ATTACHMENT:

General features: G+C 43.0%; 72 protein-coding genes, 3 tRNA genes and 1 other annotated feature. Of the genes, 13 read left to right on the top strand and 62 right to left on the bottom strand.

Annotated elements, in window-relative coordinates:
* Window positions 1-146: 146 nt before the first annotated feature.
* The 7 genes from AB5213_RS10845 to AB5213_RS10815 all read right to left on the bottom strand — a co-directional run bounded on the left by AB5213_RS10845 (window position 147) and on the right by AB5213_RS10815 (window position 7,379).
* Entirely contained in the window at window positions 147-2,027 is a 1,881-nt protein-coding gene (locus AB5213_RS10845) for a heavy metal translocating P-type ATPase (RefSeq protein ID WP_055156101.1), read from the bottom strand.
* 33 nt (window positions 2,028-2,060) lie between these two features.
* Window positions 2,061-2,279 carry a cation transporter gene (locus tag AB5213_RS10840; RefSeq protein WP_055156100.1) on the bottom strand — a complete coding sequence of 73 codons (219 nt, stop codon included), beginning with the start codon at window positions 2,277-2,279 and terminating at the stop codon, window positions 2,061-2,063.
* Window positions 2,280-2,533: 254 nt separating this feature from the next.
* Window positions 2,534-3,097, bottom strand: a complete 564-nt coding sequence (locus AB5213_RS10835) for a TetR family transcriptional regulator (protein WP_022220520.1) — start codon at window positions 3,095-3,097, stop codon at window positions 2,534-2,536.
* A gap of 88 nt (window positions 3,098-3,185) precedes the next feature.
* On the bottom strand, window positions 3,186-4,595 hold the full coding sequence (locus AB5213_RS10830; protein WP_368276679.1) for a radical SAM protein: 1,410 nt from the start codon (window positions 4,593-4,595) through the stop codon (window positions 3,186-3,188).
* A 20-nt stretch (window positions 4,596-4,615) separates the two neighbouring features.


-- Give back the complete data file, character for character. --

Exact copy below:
General features: G+C 43.0%; 72 protein-coding genes, 3 tRNA genes and 1 other annotated feature. Of the genes, 13 read left to right on the top strand and 62 right to left on the bottom strand.

Annotated elements, in window-relative coordinates:
* Window positions 1-146: 146 nt before the first annotated feature.
* The 7 genes from AB5213_RS10845 to AB5213_RS10815 all read right to left on the bottom strand — a co-directional run bounded on the left by AB5213_RS10845 (window position 147) and on the right by AB5213_RS10815 (window position 7,379).
* Entirely contained in the window at window positions 147-2,027 is a 1,881-nt protein-coding gene (locus AB5213_RS10845) for a heavy metal translocating P-type ATPase (RefSeq protein ID WP_055156101.1), read from the bottom strand.
* 33 nt (window positions 2,028-2,060) lie between these two features.
* Window positions 2,061-2,279 carry a cation transporter gene (locus tag AB5213_RS10840; RefSeq protein WP_055156100.1) on the bottom strand — a complete coding sequence of 73 codons (219 nt, stop codon included), beginning with the start codon at window positions 2,277-2,279 and terminating at the stop codon, window positions 2,061-2,063.
* Window positions 2,280-2,533: 254 nt separating this feature from the next.
* Window positions 2,534-3,097, bottom strand: a complete 564-nt coding sequence (locus AB5213_RS10835) for a TetR family transcriptional regulator (protein WP_022220520.1) — start codon at window positions 3,095-3,097, stop codon at window positions 2,534-2,536.
* A gap of 88 nt (window positions 3,098-3,185) precedes the next feature.
* On the bottom strand, window positions 3,186-4,595 hold the full coding sequence (locus AB5213_RS10830; protein WP_368276679.1) for a radical SAM protein: 1,410 nt from the start codon (window positions 4,593-4,595) through the stop codon (window positions 3,186-3,188).
* A 20-nt stretch (window positions 4,596-4,615) separates the two neighbouring features.